Mr Paisley added “We as Northern Ireland MPs face very unique challenges that the rest of the House wouldn’t be familiar with given our recent past. To be recognised in this capacity is something I cherish greatly.”
On Thursday I attended on behalf of parliament the official memorial and wreath laying ceremony for the first Member of Parliament to die in the Great War on 6 November 1914. It was a very poignant ceremony and was attended by members of the O’Neill family. It took place at the Great War memorial window in Westminster Hall. Mr Speaker preceded and Lord Eames conducted the religious ceremony.
Wreaths were laid on behalf of parliament and the family.
22 MPs lost their lives during the Great War of 1914-18. I was aware that the MP for what was then Mid Antrim (now North and East) was one of those members, as his family plaque and coat of arms is immediately under the gallery as you enter parliament. He was in fact the first member to give up his life in the war.
Arthur O’Neill was born on 19th September 1876 and was the son of Baron Edward O’Neill. His political career at Westminster began in 1910 when he succeeded is uncle Robert Torrens O’Neill as the Member of Parliament for Mid Antrim, a post that he held up until his death. His son was Terence O’Neill. He of course went on the be Northern Ireland’s Prime Minister in the Stormont parliament and whom my father challenged in 1969 over his leadership of unionism. The current North Antrim seat is made up of Captain Arthur O’Neill’s former seat.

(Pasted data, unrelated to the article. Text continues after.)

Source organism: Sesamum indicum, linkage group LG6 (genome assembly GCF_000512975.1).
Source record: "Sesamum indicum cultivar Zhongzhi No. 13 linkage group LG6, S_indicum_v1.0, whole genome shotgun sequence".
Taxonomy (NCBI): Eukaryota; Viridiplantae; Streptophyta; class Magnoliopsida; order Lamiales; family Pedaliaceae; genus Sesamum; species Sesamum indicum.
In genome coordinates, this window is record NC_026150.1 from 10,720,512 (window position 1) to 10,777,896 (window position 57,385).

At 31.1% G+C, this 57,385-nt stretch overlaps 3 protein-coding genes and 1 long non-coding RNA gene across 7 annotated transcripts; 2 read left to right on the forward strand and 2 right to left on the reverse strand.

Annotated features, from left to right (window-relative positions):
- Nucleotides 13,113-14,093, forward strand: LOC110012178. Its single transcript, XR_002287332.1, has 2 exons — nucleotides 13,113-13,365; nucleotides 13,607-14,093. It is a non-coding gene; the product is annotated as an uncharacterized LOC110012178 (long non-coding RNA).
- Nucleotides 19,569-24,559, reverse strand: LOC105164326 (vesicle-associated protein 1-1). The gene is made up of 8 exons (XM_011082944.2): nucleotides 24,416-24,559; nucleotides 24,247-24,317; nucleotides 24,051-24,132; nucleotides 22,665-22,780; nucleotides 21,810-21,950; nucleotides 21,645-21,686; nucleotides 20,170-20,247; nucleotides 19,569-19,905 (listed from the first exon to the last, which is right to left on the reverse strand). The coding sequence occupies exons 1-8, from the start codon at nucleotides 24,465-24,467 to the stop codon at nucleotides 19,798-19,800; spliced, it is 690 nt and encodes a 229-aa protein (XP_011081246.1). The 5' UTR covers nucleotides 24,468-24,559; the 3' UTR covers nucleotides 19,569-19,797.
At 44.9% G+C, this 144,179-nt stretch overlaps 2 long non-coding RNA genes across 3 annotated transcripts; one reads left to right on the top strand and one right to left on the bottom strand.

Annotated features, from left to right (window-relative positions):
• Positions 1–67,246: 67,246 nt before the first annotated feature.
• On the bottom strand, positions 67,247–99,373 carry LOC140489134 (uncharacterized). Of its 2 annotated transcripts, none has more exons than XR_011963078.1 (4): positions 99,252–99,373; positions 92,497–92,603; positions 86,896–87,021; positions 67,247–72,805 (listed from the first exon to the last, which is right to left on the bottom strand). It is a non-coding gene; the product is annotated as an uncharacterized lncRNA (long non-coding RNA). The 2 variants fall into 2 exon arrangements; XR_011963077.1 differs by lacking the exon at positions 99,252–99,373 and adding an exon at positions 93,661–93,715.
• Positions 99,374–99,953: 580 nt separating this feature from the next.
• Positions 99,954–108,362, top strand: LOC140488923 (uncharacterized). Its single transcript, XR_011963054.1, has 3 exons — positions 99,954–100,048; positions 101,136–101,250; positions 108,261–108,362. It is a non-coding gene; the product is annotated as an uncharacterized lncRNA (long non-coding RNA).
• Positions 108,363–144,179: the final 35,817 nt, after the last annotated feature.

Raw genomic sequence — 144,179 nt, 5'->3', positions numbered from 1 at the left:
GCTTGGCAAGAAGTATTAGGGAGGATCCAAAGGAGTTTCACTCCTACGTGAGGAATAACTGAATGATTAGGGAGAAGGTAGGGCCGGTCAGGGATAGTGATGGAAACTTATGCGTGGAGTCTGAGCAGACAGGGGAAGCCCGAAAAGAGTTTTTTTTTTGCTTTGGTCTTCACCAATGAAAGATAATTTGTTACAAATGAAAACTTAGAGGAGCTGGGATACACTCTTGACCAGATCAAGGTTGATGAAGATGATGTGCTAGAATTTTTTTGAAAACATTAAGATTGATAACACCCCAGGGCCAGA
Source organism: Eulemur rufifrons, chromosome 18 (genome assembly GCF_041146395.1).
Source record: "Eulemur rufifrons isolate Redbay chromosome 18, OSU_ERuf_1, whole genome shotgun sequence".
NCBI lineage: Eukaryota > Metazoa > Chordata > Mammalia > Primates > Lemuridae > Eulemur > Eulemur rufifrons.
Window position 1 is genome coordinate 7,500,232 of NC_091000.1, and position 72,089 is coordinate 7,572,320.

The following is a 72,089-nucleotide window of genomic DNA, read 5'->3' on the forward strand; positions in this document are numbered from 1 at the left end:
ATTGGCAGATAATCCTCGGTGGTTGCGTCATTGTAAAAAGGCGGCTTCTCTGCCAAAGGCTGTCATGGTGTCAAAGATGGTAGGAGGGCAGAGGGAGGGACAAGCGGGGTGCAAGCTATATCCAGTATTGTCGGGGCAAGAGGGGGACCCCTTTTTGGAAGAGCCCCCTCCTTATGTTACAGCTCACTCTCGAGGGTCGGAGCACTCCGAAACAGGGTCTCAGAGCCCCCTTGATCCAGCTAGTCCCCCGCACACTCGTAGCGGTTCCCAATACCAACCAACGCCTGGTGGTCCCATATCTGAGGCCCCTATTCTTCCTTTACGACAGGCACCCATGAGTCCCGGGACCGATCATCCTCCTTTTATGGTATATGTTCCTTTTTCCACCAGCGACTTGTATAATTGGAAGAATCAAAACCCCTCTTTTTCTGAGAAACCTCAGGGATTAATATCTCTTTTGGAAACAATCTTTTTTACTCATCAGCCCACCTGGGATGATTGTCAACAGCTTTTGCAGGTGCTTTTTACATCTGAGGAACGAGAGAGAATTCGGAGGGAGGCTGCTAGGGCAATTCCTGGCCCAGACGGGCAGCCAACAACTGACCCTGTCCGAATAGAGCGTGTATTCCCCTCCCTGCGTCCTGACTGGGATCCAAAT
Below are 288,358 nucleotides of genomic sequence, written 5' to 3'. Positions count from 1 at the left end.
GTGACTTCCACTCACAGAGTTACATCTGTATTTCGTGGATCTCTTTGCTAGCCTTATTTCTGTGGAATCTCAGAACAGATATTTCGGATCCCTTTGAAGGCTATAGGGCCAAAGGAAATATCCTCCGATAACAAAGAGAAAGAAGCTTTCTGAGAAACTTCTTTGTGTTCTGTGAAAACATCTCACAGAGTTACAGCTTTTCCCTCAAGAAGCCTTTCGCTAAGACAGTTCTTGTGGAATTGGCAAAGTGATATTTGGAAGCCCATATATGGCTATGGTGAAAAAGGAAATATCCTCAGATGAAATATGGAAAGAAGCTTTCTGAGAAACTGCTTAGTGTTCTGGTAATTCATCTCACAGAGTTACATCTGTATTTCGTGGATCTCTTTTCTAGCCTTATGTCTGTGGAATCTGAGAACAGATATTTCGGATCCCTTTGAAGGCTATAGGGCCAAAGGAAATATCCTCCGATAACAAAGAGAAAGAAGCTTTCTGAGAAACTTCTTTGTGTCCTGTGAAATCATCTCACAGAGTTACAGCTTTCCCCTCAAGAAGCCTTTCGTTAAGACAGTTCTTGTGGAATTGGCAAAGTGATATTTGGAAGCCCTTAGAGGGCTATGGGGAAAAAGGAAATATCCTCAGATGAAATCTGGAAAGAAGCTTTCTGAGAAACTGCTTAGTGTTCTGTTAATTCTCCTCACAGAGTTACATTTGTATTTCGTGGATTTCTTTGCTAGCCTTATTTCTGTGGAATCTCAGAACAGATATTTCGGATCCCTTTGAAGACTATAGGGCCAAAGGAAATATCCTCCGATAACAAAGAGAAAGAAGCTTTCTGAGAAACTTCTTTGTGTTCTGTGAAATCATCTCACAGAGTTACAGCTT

It was exactly 100 years ago to the day when Captain O’Neill was killed in Belgium on the 6th November 1914 on Klein Zillebeke ridge on what was one of the most critical days of the first battle of Ypres, as the Germans sought to gain control of the Channel Ports.
The circumstances of his death bring home the horrors of war. He had helped give cover to his squad and was dashing back to them when he was shot along with his colleague. He rolled around injured on the ground and gave more cover to his colleague who was rescued. Germans then came upon Oneill as he lay wounded and one officer stood over him and shot him three times. It was murder on the battle field.
At the memorial service I read a letter sent to his family that Lord Rathcavon let me read detailing his murder is was appalling and a great reminder of the awfulness of war.
Captain O’Neill joined the 2nd Life Guards in 1897 and prior to the Great War he fought valiantly in South Africa, being awarded both the King’s Medal and The Queen’s Medal with three clasps for his bravery between 1899-1900.